There is no answer at this time.

Subject: Re: Marriage statistics for high school sweethearts
From: pinkfreud-ga on 10 Jun 2003 01:52 PDT
Here's are a couple of tidbits of information:

"Young people in their teens are RARELY together as life partners.  It
does happen that people marry their first loves, but less than 25% of
the time in our current society vs. what happened like in the 40s and
50s when girls married right after high school graduation."

"In the article 'Choosing Mates-The American Way. by Martin King
Whyte, the author devotes a large portion of the article to providing
the reader with facts. Most of these facts deal with how dating has
changed and if it has changed statistically for the better or for the
worse in terms of marriage length. One of which toward the end of the
article says, 'Women who had married their first sweethearts were just
as likely to have enduring and satisfying marriages as women who had
married only after considering many alternatives.' This says that it
doesn't matter how much you dated; the only thing that matters is the
strength of the love."

"Most people do have very vivid recollections of their first loves,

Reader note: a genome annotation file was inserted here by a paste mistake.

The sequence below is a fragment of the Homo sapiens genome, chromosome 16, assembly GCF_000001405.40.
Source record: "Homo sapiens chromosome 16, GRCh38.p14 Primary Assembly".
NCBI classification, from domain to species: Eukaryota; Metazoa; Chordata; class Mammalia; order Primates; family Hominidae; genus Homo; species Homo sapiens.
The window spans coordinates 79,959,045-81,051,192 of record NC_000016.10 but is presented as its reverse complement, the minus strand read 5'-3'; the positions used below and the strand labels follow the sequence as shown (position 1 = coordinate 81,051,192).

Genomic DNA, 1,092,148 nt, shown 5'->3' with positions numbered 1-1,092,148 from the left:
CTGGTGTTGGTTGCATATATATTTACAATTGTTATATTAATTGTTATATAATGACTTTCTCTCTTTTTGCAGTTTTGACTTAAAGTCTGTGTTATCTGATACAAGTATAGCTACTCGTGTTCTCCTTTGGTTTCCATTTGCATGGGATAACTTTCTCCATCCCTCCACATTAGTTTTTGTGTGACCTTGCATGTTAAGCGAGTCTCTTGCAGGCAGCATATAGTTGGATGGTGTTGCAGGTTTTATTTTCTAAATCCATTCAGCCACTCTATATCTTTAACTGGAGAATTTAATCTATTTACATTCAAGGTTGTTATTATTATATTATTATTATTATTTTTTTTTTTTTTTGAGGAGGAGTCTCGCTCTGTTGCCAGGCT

says Carin Rubenstein, a psychologist who surveyed women on that topic
for Family Circle magazine. 'They have wonderful memories of their
first love,' she says. 'It's an intense, very powerful time to fall in
love for the first time.'

In fact, 25 percent of the women who responded to the survey said they
had married their first love."

As is often the case on the Web, many sites which quote statistics
give no source for those statistics. Once often-quoted figure cites
Harper's Index, but no date is given:

"Facts About Americans
 From Harper's Index...

 2 out of 5 have married their first love."
Subject: Re: Marriage statistics for high school sweethearts
From: mvguy-ga on 10 Jun 2003 06:43 PDT
I would also bet that those who marry because they "have to" (i.e.,
the female woman is pregnant) have a lower chance of a long marriage
than those who aren't under external pressure to marry. Unfortunately,
I can't back this up with reliable statistics.
Subject: Re: Marriage statistics for high school sweethearts
From: mvguy-ga on 10 Jun 2003 06:44 PDT
Oops. Make that "because the woman is pregnant." I haven't seen too
many non-female women lately. :)